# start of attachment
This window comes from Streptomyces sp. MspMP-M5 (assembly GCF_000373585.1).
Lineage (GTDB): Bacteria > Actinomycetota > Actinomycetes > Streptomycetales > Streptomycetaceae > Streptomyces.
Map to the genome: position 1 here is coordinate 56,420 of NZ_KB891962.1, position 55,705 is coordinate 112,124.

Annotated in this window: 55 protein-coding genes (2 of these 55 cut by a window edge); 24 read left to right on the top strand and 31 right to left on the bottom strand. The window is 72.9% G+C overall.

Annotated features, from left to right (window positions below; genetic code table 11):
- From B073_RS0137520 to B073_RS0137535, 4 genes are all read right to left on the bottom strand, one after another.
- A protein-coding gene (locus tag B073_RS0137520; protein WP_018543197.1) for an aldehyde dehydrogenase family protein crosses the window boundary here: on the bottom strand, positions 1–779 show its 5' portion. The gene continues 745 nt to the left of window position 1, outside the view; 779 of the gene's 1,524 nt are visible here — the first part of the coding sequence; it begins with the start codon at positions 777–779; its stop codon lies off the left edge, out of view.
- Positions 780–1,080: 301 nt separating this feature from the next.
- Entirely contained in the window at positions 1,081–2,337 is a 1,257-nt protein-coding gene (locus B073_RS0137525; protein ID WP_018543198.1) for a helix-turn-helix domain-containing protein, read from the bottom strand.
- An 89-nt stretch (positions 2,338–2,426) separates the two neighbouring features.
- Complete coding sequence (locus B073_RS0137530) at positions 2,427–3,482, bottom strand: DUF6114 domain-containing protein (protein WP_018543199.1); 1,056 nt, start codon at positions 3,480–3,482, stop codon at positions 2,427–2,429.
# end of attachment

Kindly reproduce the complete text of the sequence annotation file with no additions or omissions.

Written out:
This window comes from Streptomyces sp. MspMP-M5 (assembly GCF_000373585.1).
Lineage (GTDB): Bacteria > Actinomycetota > Actinomycetes > Streptomycetales > Streptomycetaceae > Streptomyces.
Map to the genome: position 1 here is coordinate 56,420 of NZ_KB891962.1, position 55,705 is coordinate 112,124.

Annotated in this window: 55 protein-coding genes (2 of these 55 cut by a window edge); 24 read left to right on the top strand and 31 right to left on the bottom strand. The window is 72.9% G+C overall.

Annotated features, from left to right (window positions below; genetic code table 11):
- From B073_RS0137520 to B073_RS0137535, 4 genes are all read right to left on the bottom strand, one after another.
- A protein-coding gene (locus tag B073_RS0137520; protein WP_018543197.1) for an aldehyde dehydrogenase family protein crosses the window boundary here: on the bottom strand, positions 1–779 show its 5' portion. The gene continues 745 nt to the left of window position 1, outside the view; 779 of the gene's 1,524 nt are visible here — the first part of the coding sequence; it begins with the start codon at positions 777–779; its stop codon lies off the left edge, out of view.
- Positions 780–1,080: 301 nt separating this feature from the next.
- Entirely contained in the window at positions 1,081–2,337 is a 1,257-nt protein-coding gene (locus B073_RS0137525; protein ID WP_018543198.1) for a helix-turn-helix domain-containing protein, read from the bottom strand.
- An 89-nt stretch (positions 2,338–2,426) separates the two neighbouring features.
- Complete coding sequence (locus B073_RS0137530) at positions 2,427–3,482, bottom strand: DUF6114 domain-containing protein (protein WP_018543199.1); 1,056 nt, start codon at positions 3,480–3,482, stop codon at positions 2,427–2,429.